Fannie Mae increased its second-quarter mortgage origination projection by $7 billion as refinance volume is remaining stronger than previously expected.
However, if the rhetoric over foreign trade ramps up, it is possible the U.S. could go into a recession and that would not be good news for housing.
Economic growth should continue at a solid pace, even after consumers were cautious in spending during the first quarter.
“However, downside risks are emerging — the most notable being the increasingly heated rhetoric on trade,” said Fannie Mae Chief Economist Doug Duncan in a press release. “If rhetoric becomes reality, a trade war could reverse much of the upside from recently passed fiscal stimulus, or it could trigger an even worse outcome: recession.”
Still Duncan believes spending will pick up and the labor market will remain healthy, which means fewer mortgages should become delinquent.
When it came to housing “soft residential investment last quarter should prove temporary, as home sales resume their slow upward grind, with inventory shortages playing friend to prices but foe to affordability and sales,” Duncan said.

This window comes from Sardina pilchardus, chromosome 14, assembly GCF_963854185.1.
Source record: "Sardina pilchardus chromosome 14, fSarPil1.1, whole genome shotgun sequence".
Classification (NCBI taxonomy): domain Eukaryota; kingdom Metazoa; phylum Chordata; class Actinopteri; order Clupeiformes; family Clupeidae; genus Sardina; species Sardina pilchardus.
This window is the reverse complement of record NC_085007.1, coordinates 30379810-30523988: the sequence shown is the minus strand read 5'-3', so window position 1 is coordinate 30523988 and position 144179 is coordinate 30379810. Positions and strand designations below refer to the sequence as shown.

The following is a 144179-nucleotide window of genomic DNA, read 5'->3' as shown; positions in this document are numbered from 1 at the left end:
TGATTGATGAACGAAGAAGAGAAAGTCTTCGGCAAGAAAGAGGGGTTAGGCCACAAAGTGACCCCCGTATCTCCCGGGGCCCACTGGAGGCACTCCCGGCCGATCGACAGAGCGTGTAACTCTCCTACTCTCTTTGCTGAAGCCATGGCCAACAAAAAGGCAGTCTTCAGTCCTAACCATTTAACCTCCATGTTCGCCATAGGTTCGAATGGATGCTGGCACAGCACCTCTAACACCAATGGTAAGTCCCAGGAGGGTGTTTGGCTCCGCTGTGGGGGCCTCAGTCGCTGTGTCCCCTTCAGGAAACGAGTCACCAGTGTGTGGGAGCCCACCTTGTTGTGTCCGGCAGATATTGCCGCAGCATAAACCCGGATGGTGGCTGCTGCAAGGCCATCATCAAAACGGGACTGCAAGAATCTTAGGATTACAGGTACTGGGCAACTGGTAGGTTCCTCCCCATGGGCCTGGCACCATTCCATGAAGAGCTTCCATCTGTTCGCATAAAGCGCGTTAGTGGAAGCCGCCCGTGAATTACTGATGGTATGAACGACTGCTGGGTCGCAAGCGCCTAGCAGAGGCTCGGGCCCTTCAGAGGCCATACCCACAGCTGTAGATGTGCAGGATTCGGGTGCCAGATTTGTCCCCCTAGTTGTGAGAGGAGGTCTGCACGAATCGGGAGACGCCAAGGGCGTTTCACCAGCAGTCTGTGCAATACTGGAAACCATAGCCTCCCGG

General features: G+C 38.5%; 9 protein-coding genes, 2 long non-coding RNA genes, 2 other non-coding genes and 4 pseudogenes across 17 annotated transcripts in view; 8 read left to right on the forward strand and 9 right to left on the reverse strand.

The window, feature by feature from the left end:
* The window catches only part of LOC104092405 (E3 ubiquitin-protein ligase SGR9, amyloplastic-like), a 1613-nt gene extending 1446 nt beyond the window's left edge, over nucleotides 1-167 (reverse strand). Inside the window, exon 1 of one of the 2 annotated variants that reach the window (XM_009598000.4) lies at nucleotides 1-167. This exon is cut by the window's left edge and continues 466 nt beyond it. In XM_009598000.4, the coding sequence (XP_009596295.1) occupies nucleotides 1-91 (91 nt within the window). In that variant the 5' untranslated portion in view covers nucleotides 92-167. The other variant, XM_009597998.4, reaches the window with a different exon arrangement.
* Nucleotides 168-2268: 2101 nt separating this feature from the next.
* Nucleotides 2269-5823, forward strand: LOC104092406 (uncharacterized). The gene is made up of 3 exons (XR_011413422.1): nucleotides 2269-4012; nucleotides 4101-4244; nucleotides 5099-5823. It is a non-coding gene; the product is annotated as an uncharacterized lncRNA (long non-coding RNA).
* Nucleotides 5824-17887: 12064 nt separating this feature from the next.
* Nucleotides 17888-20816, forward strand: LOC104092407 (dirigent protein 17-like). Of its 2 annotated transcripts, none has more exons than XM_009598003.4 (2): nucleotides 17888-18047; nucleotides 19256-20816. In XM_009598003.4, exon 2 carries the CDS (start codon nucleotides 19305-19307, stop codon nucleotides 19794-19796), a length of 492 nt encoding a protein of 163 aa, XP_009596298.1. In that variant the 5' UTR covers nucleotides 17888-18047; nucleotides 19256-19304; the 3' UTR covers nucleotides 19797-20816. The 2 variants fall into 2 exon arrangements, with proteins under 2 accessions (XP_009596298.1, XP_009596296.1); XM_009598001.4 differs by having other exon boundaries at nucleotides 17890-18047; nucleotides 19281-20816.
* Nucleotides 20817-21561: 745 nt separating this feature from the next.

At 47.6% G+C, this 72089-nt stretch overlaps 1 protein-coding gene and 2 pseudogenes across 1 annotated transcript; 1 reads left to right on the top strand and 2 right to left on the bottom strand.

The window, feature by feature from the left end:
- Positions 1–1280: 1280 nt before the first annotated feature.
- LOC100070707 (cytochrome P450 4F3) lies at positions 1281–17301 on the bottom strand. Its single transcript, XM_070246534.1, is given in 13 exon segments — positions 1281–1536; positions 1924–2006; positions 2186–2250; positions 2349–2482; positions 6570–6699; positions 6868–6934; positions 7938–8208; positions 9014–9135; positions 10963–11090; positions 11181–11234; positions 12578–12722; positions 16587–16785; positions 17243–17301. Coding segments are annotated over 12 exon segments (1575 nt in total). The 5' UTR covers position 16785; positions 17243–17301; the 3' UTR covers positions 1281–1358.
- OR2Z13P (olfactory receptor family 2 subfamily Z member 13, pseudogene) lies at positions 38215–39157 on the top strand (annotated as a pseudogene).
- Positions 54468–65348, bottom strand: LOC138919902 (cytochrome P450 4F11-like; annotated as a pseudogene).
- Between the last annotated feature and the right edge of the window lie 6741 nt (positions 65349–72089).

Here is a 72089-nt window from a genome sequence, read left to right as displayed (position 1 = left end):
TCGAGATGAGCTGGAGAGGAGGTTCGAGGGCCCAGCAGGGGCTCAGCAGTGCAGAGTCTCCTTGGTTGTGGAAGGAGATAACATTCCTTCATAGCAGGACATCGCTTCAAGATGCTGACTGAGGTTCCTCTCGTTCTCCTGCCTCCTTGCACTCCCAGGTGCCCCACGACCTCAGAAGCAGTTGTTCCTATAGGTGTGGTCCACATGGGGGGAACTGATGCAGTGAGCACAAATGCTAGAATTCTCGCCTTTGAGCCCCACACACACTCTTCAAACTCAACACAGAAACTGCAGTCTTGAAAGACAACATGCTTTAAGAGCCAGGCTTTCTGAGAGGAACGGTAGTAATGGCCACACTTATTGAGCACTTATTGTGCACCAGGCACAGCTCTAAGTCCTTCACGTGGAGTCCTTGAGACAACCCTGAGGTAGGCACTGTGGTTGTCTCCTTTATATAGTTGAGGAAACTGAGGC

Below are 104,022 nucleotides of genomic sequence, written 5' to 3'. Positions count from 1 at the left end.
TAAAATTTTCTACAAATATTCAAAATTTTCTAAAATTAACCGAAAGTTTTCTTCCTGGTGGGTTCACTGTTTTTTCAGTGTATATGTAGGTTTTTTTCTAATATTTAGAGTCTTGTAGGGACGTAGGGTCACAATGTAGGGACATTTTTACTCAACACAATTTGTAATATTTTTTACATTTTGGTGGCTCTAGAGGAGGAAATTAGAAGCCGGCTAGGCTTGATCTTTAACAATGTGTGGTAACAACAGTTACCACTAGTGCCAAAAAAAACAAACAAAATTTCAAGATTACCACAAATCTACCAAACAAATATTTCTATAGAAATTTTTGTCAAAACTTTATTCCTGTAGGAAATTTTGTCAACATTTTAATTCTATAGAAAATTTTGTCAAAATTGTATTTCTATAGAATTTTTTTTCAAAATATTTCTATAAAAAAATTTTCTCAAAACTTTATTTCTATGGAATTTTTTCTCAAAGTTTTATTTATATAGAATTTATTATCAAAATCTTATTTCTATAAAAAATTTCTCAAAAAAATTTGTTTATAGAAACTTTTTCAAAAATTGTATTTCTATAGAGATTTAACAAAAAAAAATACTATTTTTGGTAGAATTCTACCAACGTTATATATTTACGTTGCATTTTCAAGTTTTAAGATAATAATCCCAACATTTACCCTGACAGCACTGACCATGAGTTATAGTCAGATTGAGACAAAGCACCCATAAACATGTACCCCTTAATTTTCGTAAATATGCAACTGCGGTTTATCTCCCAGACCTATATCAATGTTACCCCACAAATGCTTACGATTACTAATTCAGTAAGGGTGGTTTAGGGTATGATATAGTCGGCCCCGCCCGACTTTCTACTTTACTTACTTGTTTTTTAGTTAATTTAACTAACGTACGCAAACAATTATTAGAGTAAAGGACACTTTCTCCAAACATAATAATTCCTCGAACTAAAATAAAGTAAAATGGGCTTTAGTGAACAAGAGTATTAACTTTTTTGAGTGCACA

He still expects the Federal Open Market Committee to raise short-term rates two more times in 2018.
Fannie Mae increased its first-quarter volume estimate by $2 billion compared with March, as it upped the purchase projection to $219 billion, while keeping refis at $167 billion.
But in the second quarter, Fannie Mae now projects total volume of $473 billion, up from $466 billion last month. Refis are now expected to come in at $132 billion (last month Duncan projected $125 billion), while purchases are still expected to come in at $340 billion.
For the third quarter, Fannie Mae now expects total originations of $436 billion — down from the $440 billion projected in March — and $396 billion in the fourth quarter, compared with $399 billion projected in March.